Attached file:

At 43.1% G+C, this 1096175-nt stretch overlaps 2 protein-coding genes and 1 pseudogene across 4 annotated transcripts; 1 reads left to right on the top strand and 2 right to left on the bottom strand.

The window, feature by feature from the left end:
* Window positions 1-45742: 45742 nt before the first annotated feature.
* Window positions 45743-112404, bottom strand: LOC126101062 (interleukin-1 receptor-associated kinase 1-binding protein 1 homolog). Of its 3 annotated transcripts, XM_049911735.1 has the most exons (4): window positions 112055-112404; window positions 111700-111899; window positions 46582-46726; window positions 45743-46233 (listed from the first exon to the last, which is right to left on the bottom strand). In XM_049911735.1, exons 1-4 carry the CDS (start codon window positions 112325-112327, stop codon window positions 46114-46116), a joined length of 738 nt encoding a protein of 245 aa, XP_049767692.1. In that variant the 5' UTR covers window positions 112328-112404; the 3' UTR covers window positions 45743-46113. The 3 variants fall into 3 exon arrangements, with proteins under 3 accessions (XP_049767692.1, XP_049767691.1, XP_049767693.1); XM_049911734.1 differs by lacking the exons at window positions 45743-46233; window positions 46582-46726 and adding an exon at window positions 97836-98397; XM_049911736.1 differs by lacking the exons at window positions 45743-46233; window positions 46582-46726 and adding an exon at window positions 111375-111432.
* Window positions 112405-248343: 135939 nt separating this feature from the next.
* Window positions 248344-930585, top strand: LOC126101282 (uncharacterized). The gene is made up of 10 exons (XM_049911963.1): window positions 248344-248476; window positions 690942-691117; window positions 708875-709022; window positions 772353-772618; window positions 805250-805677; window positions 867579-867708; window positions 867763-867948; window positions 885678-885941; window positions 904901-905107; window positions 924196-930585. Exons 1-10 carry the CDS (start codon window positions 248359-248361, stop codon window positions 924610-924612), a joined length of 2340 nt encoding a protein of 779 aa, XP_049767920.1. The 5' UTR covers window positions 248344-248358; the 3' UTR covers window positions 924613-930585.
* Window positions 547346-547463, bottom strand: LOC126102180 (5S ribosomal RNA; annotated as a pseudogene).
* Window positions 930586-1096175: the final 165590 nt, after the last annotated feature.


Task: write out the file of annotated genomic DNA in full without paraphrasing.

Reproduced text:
At 43.1% G+C, this 1096175-nt stretch overlaps 2 protein-coding genes and 1 pseudogene across 4 annotated transcripts; 1 reads left to right on the top strand and 2 right to left on the bottom strand.

The window, feature by feature from the left end:
* Window positions 1-45742: 45742 nt before the first annotated feature.
* Window positions 45743-112404, bottom strand: LOC126101062 (interleukin-1 receptor-associated kinase 1-binding protein 1 homolog). Of its 3 annotated transcripts, XM_049911735.1 has the most exons (4): window positions 112055-112404; window positions 111700-111899; window positions 46582-46726; window positions 45743-46233 (listed from the first exon to the last, which is right to left on the bottom strand). In XM_049911735.1, exons 1-4 carry the CDS (start codon window positions 112325-112327, stop codon window positions 46114-46116), a joined length of 738 nt encoding a protein of 245 aa, XP_049767692.1. In that variant the 5' UTR covers window positions 112328-112404; the 3' UTR covers window positions 45743-46113. The 3 variants fall into 3 exon arrangements, with proteins under 3 accessions (XP_049767692.1, XP_049767691.1, XP_049767693.1); XM_049911734.1 differs by lacking the exons at window positions 45743-46233; window positions 46582-46726 and adding an exon at window positions 97836-98397; XM_049911736.1 differs by lacking the exons at window positions 45743-46233; window positions 46582-46726 and adding an exon at window positions 111375-111432.
* Window positions 112405-248343: 135939 nt separating this feature from the next.
* Window positions 248344-930585, top strand: LOC126101282 (uncharacterized). The gene is made up of 10 exons (XM_049911963.1): window positions 248344-248476; window positions 690942-691117; window positions 708875-709022; window positions 772353-772618; window positions 805250-805677; window positions 867579-867708; window positions 867763-867948; window positions 885678-885941; window positions 904901-905107; window positions 924196-930585. Exons 1-10 carry the CDS (start codon window positions 248359-248361, stop codon window positions 924610-924612), a joined length of 2340 nt encoding a protein of 779 aa, XP_049767920.1. The 5' UTR covers window positions 248344-248358; the 3' UTR covers window positions 924613-930585.
* Window positions 547346-547463, bottom strand: LOC126102180 (5S ribosomal RNA; annotated as a pseudogene).
* Window positions 930586-1096175: the final 165590 nt, after the last annotated feature.